It just is. I’ve been in leadership for over 30 years. Leading people used to involve loyalty and commitment simply because of position – or paycheck. This was true whether someone had a paid or volunteer position. This isn’t always the case anymore. It’s made us lead better, but it takes far more time than it used to take.

Bottom line. The world has changed. And, so have the expectations and demands of ministry.

Please understand, I’m not complaining. I work for God – if I’m going to complain it will be to Him. (I’ll be like the grumbling Israelites.) I’m simply pointing out an observation. Working with 100’s of pastors every year – seeing the stress they face – watching many churches treat them horribly because they don’t meet all their expectations of time and commitment – I simply want to speak into something I see.

During pastor appreciation month – pray for those in ministry. Support them as you can.

Pastors, what other ways has ministry changed for you since you’ve been in ministry?

7 Reactions to Grief Which May Surprise You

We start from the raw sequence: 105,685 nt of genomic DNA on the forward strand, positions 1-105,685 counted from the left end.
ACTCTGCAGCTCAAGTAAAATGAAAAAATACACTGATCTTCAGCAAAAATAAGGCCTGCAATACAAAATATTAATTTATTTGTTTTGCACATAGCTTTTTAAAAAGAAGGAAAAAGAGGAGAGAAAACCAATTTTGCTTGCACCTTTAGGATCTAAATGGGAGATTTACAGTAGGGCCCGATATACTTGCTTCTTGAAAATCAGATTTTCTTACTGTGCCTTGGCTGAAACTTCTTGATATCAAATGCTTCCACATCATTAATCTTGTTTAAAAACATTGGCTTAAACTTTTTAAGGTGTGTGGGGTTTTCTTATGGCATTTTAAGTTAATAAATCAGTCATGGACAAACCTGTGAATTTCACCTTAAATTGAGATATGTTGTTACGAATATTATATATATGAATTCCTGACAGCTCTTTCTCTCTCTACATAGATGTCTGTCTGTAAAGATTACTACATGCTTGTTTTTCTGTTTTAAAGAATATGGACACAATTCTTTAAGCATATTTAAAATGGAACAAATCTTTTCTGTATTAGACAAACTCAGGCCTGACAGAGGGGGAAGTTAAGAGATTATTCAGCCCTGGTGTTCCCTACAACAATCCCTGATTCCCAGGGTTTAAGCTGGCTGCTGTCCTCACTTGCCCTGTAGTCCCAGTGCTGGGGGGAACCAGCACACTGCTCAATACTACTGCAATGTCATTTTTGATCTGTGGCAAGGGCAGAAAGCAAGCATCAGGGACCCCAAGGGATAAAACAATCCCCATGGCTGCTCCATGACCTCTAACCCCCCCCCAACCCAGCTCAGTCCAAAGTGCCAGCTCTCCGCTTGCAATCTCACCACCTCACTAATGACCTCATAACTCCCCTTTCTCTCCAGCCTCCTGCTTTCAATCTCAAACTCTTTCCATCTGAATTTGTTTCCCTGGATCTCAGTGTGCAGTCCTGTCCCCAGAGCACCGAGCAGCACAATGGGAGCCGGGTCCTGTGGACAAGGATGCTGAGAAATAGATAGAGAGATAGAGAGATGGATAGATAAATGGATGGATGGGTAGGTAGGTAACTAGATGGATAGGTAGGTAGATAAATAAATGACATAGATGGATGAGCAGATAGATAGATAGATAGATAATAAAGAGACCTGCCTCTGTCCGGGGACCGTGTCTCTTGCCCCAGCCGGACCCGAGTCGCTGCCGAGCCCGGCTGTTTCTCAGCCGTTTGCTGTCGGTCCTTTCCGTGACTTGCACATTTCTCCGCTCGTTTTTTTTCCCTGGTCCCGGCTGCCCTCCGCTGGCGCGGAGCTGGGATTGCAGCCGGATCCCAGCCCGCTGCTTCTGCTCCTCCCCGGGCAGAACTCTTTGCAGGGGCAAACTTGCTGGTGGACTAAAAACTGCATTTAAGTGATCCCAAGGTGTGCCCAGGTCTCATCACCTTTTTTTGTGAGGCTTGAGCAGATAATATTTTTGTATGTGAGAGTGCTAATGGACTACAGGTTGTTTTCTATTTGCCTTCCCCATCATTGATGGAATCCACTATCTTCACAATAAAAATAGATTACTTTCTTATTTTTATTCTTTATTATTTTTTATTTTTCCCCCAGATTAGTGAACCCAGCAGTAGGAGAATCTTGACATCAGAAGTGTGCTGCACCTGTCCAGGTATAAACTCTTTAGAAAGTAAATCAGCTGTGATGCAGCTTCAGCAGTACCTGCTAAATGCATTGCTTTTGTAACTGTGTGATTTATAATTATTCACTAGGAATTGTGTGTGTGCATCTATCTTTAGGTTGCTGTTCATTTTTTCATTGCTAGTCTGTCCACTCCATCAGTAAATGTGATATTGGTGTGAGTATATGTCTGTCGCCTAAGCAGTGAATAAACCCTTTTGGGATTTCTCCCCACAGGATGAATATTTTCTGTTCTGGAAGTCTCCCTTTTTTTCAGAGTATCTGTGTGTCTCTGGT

Over the years I’ve walked with dozens of people through the stages of grief. Grieving is mostly associated with loss – it could be the loss of a job, a relationship, or even a life. Whenever we lose something we value we grieve. It’s natural, healthy, and expected.

I have learned no two people grieve exactly the same way. For me, for example, I’m often a delayed griever. I may not even cry at the immediate loss of a loved one, but in the days to come – as I process the loss – tears may flow at seemingly random times.

There are no rules of how to grieve. The only encouragement I give is to grieve with an end in mind. Grief should ultimately lead us to a deeper trust in God as we seek Him for comfort in our grief. But, the way you grieve will be different than the way I grieve.

I’ve also discovered there are reactions to grief which often surprise people about themselves. I’ve spoken with parents who see their children experience significant grief for the first time – and they are surprised by their actions. We really don’t know how we will respond in grief until we are placed in the position of deep sorrow. This is especially true the younger people are and the less experience they have with grief.